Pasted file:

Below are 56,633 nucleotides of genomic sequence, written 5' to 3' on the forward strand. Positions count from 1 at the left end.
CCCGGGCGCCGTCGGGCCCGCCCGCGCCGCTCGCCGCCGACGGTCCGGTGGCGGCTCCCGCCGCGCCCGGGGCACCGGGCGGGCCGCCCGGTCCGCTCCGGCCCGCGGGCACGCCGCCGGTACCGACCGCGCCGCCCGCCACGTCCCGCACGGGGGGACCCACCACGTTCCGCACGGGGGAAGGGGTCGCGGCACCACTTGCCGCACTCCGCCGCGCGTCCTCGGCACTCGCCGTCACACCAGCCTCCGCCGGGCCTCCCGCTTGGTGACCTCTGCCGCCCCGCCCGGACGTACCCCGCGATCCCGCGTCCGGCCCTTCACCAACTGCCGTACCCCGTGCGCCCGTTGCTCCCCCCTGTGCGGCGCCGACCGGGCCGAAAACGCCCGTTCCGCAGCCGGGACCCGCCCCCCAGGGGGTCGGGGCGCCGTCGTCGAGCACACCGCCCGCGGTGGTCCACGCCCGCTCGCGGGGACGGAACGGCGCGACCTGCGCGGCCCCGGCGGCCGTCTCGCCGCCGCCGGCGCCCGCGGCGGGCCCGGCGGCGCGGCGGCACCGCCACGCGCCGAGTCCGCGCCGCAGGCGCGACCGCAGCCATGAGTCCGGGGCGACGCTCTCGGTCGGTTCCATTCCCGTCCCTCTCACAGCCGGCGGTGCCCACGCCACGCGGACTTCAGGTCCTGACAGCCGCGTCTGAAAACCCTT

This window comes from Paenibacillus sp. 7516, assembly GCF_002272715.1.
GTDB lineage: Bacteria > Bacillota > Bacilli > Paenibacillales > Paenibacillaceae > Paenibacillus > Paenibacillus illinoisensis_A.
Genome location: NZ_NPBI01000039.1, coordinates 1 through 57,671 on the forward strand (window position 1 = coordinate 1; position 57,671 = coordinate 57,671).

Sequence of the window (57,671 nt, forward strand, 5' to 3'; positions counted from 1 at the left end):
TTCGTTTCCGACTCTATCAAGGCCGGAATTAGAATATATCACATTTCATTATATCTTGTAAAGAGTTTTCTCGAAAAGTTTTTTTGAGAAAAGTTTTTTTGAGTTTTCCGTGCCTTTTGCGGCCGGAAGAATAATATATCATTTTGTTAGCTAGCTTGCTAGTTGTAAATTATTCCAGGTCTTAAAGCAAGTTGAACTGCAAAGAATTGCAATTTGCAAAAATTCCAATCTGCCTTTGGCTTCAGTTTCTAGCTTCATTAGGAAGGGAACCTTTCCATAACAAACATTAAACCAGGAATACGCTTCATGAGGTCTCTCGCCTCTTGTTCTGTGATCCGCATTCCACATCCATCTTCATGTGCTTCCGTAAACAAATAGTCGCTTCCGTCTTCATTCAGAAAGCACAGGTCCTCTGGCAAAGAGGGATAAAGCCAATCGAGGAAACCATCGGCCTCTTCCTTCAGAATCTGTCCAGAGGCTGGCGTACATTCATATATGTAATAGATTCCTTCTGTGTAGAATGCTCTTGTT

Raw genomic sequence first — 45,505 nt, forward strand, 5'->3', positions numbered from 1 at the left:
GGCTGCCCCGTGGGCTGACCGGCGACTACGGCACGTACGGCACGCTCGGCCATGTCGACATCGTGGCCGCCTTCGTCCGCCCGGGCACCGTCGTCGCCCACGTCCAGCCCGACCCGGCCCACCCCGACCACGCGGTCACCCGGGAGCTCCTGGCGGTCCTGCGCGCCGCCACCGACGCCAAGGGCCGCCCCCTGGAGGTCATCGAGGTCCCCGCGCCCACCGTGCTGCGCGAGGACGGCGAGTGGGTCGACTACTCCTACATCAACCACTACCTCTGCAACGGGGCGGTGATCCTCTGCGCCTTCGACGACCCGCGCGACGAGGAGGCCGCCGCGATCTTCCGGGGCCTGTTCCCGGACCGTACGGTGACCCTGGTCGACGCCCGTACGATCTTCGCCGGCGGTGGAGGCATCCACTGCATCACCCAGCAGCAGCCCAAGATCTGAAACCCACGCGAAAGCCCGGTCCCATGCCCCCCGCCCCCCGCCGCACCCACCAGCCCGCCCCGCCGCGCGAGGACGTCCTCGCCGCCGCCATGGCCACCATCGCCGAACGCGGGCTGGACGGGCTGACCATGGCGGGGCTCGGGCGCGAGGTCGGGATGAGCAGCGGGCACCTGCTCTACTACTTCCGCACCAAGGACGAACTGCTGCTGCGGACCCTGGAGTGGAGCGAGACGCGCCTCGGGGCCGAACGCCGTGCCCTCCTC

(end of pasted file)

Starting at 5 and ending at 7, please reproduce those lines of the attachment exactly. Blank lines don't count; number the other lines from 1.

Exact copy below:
Genome location: NZ_NPBI01000039.1, coordinates 1 through 57,671 on the forward strand (window position 1 = coordinate 1; position 57,671 = coordinate 57,671).

Sequence of the window (57,671 nt, forward strand, 5' to 3'; positions counted from 1 at the left end):
TTCGTTTCCGACTCTATCAAGGCCGGAATTAGAATATATCACATTTCATTATATCTTGTAAAGAGTTTTCTCGAAAAGTTTTTTTGAGAAAAGTTTTTTTGAGTTTTCCGTGCCTTTTGCGGCCGGAAGAATAATATATCATTTTGTTAGCTAGCTTGCTAGTTGTAAATTATTCCAGGTCTTAAAGCAAGTTGAACTGCAAAGAATTGCAATTTGCAAAAATTCCAATCTGCCTTTGGCTTCAGTTTCTAGCTTCATTAGGAAGGGAACCTTTCCATAACAAACATTAAACCAGGAATACGCTTCATGAGGTCTCTCGCCTCTTGTTCTGTGATCCGCATTCCACATCCATCTTCATGTGCTTCCGTAAACAAATAGTCGCTTCCGTCTTCATTCAGAAAGCACAGGTCCTCTGGCAAAGAGGGATAAAGCCAATCGAGGAAACCATCGGCCTCTTCCTTCAGAATCTGTCCAGAGGCTGGCGTACATTCATATATGTAATAGATTCCTTCTGTGTAGAATGCTCTTGTT